There are a few days during the calendar year for which I can find no
current or former Yankee player, manager, coach, front office exec,
announcer etc. celebrating a birthday. June 27 happens to be one of
those dates. So instead, let’s look at the all-time best starting
lineup of Yankees who celebrate their birthday in June:
1B – Lou Gehrig – June 19
2B – Horace Clarke – June 2
3B – Phil Linz – June 19
SS – Derek Jeter – June 26
C – Bill Dickey – June 6
OF – Hideki Matsui
OF – Don Baylor – June 28
OF – Vic Mata – June 17
DH – Thurman Munson – June 7
P – Andy Pettitte – June 15
RP – Eddie Lopat
This month’s All-Pinstripe-Birthday team is strong at catcher. In
addition to Dickey and Munson, Mike Stanley and Jose Molina were also
June-born babies. The team is weak at third. I could have used “the
Stick,” Gene Michael, Fernando Gonzalez or Gary Templeton at the hot
corner but in the end went with Linz. The June-born Bronx Babies was
also one player short of having a great outfield and I was forced to
use the crafty starter, Eddie Lopat in this team’s bullpen for lack of
December 30 is one of the very few days of the year on which no Yankee,
past or present, was born. So instead, as the first decade of the 21st
century is about to end, I’ll share my thoughts on who were the top ten
performing New York Yankees during the past ten years.
Number 1 – Derek Jeter. He had all the numbers but what makes Jeter so
very special are the intangibles. Has their ever been an athlete more
suited to survive and prosper in the pressure cooker of Big Apple
professional sports? I think not.
Number 2 – Mariano Rivera. The best closer in the history of the game and the best there ever will be.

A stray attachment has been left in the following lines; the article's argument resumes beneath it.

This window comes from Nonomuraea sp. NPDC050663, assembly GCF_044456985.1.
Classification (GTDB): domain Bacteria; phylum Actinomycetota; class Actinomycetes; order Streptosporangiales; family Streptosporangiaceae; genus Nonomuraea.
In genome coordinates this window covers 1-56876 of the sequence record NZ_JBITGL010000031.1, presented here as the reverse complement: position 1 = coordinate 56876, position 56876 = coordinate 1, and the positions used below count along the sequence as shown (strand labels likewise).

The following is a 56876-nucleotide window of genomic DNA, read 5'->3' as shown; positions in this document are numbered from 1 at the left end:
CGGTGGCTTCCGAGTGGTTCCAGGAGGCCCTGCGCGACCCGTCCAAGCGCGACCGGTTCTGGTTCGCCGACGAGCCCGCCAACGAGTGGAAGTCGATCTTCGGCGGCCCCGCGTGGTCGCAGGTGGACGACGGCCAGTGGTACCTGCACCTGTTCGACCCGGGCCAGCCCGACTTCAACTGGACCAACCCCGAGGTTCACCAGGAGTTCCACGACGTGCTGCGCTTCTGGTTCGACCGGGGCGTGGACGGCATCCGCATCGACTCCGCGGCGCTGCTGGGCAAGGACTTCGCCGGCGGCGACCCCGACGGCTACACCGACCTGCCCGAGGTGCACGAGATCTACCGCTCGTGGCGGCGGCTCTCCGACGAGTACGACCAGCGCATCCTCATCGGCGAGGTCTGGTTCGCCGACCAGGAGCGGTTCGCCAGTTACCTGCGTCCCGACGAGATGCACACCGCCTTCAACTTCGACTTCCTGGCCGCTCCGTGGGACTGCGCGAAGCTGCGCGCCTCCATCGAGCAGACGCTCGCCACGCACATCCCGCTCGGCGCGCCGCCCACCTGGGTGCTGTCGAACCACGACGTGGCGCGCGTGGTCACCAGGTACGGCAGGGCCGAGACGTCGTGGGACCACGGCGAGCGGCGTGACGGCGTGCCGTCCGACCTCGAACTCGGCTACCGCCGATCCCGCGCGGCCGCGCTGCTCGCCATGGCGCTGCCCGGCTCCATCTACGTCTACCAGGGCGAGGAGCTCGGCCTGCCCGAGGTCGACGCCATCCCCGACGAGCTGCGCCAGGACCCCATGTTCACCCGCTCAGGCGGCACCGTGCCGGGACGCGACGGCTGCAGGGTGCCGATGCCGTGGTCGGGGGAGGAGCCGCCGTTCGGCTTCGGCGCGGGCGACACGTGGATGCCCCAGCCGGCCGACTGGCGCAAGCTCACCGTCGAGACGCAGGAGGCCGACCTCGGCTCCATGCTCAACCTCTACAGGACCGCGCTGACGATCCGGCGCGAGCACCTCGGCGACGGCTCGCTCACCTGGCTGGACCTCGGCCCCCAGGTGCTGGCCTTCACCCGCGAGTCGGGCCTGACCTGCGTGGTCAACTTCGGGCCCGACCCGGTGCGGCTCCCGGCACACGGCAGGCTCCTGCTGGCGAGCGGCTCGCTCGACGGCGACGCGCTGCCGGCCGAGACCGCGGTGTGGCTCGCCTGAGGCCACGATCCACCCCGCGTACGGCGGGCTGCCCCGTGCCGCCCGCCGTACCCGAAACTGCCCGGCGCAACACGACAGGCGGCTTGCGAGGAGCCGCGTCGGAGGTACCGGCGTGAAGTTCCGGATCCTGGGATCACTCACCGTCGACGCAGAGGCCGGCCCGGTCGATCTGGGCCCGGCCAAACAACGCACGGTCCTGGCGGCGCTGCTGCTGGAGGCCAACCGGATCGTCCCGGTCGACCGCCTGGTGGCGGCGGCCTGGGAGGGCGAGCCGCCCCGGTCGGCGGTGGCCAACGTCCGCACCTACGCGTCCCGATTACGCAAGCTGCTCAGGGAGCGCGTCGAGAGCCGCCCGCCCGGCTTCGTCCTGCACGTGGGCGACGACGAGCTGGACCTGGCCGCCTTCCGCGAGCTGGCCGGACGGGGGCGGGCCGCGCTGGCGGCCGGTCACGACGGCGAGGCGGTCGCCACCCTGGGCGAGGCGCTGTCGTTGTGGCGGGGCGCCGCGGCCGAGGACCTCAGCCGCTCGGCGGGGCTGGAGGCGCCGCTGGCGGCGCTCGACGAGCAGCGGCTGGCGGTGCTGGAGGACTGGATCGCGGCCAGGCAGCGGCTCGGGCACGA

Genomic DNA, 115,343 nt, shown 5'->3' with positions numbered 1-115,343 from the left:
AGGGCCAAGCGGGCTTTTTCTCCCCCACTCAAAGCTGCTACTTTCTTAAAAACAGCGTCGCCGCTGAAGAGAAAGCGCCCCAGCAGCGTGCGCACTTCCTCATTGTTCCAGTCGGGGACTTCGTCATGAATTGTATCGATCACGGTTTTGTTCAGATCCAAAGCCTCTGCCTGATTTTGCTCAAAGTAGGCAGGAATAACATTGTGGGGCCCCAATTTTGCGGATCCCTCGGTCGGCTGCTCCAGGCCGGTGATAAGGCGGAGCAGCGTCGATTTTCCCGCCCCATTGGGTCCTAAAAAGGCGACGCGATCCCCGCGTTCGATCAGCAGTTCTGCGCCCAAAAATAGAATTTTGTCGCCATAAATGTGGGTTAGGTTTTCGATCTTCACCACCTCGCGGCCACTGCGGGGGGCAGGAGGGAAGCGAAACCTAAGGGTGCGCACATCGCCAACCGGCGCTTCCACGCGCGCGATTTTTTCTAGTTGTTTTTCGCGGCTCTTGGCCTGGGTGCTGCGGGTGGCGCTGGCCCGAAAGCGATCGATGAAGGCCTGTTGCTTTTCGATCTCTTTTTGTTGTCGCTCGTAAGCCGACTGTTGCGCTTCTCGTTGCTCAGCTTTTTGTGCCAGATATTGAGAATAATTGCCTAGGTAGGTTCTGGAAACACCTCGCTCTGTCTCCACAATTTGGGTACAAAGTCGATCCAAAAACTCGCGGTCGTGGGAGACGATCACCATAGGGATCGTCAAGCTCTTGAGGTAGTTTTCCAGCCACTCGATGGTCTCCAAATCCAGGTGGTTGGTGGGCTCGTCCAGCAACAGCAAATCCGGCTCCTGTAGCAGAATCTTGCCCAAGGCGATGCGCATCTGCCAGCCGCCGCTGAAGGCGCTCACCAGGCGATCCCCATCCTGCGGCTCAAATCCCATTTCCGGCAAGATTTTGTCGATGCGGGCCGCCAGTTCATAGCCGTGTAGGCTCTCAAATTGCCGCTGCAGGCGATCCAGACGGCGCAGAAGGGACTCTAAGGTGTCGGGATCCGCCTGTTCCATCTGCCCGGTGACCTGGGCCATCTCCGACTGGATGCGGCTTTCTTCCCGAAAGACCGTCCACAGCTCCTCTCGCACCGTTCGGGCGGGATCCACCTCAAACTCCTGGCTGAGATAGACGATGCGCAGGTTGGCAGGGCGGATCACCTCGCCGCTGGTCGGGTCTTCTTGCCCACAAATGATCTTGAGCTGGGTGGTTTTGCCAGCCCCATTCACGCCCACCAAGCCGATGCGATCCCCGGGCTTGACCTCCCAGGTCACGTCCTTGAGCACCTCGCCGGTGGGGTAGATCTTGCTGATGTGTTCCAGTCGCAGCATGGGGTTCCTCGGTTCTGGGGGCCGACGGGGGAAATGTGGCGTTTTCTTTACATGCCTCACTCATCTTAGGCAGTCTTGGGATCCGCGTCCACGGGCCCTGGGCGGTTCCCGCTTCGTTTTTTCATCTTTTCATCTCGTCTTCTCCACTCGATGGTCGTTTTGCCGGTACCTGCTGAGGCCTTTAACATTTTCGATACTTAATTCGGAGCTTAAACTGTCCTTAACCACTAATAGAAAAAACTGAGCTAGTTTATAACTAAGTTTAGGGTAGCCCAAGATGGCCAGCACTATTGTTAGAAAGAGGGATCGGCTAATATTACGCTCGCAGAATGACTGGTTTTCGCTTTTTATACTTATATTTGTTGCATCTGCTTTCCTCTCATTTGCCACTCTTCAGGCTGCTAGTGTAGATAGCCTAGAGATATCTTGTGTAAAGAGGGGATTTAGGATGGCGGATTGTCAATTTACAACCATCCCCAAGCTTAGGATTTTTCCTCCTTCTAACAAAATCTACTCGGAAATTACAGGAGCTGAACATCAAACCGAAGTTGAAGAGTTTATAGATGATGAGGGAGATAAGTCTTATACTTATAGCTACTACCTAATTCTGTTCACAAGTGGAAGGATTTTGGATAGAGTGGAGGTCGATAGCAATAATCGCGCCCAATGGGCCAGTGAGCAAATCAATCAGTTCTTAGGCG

Number 3 – Alex Rodriguez. I have lots of problems rooting for A-Rod
but no doubts at all regarding his abilities on a baseball field.
Without him the Yankees would not be 2009 World Champs.
Number 4 – Jorge Posada. He plays the toughest position in baseball and
there are very few if any who played it any better than this guy has
during the past decade. He may go brain dead on the base paths from
time-to-time and his arm is not what it used to be but this guy is a
Number 5 – Andy Pettitte. Like Jeter, its the intangibles that make
Pettitte the top Yankee pitcher during the past ten years. Case and
point was his performance in the 2009 postseason.
Number 6 – Hideki Matsui. If he did not break his wrist on that diving
catch attempt in 2006, Matsui’s Yankee career would have been magical
instead of just brilliant and probably still going strong. Instead,
Yankee fans now must bear the pain of seeing this elegant athlete play
the game in an opposing team’s uniform.
Number 7 – Robinson Cano. Made this list by bouncing back both at the
plate and in the field during the 2009 regular season and in spite of
his performance in the 2009 postseason.
Number 8 – Mike Mussina. So much was expected of this guy when the
Yankees signed him as a free agent in 2001, that his 123-72 record in
pinstripes is almost overlooked. I guess that’s because the Yankees won
World Series the year before he signed and the year after he left with
none in between.
Number 9 – Bernie Williams. I loved the guy. Started the century with three great seasons but became ordinary in the last four.
Number 10 – I can’t decide between Giambi, Damon or Soriano. I think Wang also deserves consideration. What do you think?